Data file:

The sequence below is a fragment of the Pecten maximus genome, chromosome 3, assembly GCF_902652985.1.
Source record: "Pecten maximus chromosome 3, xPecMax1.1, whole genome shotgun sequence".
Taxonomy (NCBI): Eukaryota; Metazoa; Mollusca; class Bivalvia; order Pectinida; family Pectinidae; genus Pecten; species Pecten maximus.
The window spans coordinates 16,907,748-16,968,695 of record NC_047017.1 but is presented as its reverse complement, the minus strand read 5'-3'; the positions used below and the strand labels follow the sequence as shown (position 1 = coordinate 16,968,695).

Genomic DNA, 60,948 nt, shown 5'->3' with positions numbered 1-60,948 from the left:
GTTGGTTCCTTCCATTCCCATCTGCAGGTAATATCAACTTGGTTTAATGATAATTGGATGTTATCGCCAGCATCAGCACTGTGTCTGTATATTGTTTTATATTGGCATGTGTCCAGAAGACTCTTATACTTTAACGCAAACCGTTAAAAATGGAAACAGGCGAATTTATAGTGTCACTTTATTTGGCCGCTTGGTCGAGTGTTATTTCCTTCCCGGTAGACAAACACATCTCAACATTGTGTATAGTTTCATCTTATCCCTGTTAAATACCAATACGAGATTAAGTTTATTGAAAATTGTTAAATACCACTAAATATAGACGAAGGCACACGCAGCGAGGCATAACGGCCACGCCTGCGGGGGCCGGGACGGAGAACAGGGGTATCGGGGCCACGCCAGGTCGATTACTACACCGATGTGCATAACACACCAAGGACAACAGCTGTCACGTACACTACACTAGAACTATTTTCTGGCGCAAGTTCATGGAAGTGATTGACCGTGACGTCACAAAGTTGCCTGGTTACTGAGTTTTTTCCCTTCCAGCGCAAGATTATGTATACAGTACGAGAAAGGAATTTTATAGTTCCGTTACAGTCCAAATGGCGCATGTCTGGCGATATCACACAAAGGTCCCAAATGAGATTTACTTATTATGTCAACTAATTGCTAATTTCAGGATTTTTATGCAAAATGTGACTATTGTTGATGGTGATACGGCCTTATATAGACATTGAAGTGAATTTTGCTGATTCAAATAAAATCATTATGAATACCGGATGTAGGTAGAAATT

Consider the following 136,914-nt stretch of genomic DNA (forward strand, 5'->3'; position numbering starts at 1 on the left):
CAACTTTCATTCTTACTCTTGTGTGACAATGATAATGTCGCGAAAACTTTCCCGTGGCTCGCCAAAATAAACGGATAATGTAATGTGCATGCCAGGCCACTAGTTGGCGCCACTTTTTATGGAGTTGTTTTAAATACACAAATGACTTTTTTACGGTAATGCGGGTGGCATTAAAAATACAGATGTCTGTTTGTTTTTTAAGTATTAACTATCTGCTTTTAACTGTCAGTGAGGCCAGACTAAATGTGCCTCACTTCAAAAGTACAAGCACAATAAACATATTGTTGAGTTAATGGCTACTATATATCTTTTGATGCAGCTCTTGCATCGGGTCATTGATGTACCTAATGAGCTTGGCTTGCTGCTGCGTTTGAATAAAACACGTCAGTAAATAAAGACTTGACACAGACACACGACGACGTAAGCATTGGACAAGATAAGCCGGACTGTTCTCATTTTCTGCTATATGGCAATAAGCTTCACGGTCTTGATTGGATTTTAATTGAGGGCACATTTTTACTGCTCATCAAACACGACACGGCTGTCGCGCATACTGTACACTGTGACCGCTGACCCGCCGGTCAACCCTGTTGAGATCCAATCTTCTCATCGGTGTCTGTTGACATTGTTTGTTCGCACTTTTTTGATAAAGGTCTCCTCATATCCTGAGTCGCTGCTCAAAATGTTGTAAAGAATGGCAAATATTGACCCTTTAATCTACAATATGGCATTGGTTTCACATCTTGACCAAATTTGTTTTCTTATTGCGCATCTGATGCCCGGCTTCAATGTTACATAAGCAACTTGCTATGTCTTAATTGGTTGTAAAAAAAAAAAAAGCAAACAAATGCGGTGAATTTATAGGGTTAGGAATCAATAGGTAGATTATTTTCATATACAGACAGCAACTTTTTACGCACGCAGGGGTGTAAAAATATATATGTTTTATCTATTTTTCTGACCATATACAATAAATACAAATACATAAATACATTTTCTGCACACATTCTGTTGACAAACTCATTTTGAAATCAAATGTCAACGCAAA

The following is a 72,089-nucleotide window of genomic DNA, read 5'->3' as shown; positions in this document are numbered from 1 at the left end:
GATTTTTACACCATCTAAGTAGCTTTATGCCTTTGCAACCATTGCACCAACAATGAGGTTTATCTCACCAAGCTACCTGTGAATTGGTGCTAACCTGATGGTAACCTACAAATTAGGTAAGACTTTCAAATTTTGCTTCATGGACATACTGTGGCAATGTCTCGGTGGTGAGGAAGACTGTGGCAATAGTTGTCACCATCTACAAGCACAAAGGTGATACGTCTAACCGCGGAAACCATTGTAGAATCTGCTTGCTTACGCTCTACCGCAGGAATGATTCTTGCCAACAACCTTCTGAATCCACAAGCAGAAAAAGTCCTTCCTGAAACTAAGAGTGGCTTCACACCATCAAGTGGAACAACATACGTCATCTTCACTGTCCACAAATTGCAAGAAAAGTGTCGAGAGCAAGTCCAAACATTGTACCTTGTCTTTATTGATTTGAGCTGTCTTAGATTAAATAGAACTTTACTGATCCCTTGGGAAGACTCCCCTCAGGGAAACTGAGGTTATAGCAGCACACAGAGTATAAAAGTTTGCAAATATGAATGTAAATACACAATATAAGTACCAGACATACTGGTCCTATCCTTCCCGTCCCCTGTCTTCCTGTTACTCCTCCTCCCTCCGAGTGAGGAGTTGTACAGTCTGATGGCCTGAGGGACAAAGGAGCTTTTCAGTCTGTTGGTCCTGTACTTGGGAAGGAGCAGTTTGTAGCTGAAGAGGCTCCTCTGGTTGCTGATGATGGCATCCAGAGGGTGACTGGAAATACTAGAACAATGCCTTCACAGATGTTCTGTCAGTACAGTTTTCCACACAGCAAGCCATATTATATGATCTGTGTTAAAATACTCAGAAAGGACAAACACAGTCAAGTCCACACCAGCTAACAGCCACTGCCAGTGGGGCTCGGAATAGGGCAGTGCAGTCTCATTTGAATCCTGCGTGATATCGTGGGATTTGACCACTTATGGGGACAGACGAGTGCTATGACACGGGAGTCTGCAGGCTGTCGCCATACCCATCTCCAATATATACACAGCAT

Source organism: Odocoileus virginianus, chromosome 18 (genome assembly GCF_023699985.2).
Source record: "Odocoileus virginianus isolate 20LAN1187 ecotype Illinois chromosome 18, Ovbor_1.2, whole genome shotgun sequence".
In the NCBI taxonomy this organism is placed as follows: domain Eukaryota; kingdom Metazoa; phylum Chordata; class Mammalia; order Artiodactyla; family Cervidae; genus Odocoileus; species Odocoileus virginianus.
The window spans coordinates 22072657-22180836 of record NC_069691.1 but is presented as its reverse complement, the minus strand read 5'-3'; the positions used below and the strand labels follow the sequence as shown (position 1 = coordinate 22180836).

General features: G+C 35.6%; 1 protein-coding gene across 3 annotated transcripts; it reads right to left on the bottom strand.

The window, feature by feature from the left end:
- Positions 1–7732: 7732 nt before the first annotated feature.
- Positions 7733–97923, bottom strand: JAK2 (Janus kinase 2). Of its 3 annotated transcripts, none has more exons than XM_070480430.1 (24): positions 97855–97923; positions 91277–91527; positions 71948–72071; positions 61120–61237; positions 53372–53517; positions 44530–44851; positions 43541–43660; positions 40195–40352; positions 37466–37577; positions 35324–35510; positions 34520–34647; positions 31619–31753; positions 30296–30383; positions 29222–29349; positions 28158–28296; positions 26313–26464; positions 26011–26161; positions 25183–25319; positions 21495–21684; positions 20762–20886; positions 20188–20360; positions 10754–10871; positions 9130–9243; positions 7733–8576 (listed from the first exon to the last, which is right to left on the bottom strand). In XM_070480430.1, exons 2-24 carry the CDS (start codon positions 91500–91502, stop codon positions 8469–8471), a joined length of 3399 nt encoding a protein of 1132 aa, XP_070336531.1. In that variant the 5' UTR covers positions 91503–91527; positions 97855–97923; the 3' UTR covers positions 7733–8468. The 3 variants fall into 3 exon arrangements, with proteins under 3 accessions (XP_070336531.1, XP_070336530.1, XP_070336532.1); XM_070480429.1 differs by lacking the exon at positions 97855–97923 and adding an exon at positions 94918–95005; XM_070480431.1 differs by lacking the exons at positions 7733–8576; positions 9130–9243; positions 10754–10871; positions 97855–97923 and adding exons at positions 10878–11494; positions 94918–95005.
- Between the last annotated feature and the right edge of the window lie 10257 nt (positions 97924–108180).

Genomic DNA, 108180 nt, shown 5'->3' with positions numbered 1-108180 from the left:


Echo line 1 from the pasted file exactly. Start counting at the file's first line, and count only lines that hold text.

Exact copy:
The sequence below is a fragment of the Pecten maximus genome, chromosome 3, assembly GCF_902652985.1.